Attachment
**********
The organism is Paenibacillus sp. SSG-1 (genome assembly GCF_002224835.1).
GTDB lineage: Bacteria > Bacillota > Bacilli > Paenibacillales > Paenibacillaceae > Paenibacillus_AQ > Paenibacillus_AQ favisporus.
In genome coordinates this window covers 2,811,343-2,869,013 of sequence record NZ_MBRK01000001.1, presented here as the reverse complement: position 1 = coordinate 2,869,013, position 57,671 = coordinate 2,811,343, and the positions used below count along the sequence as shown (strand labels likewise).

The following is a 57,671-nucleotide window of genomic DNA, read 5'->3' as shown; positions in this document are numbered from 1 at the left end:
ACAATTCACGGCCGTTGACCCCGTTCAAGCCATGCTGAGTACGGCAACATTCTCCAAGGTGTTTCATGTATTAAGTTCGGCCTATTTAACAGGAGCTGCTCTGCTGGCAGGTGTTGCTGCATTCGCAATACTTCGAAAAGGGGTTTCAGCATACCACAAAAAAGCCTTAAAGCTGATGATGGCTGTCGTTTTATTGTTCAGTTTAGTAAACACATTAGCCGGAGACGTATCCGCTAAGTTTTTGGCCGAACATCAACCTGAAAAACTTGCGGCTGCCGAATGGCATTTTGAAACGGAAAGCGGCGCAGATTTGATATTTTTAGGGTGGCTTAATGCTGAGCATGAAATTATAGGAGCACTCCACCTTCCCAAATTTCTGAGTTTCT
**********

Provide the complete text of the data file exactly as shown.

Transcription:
The organism is Paenibacillus sp. SSG-1 (genome assembly GCF_002224835.1).
GTDB lineage: Bacteria > Bacillota > Bacilli > Paenibacillales > Paenibacillaceae > Paenibacillus_AQ > Paenibacillus_AQ favisporus.
In genome coordinates this window covers 2,811,343-2,869,013 of sequence record NZ_MBRK01000001.1, presented here as the reverse complement: position 1 = coordinate 2,869,013, position 57,671 = coordinate 2,811,343, and the positions used below count along the sequence as shown (strand labels likewise).

The following is a 57,671-nucleotide window of genomic DNA, read 5'->3' as shown; positions in this document are numbered from 1 at the left end:
ACAATTCACGGCCGTTGACCCCGTTCAAGCCATGCTGAGTACGGCAACATTCTCCAAGGTGTTTCATGTATTAAGTTCGGCCTATTTAACAGGAGCTGCTCTGCTGGCAGGTGTTGCTGCATTCGCAATACTTCGAAAAGGGGTTTCAGCATACCACAAAAAAGCCTTAAAGCTGATGATGGCTGTCGTTTTATTGTTCAGTTTAGTAAACACATTAGCCGGAGACGTATCCGCTAAGTTTTTGGCCGAACATCAACCTGAAAAACTTGCGGCTGCCGAATGGCATTTTGAAACGGAAAGCGGCGCAGATTTGATATTTTTAGGGTGGCTTAATGCTGAGCATGAAATTATAGGAGCACTCCACCTTCCCAAATTTCTGAGTTTCT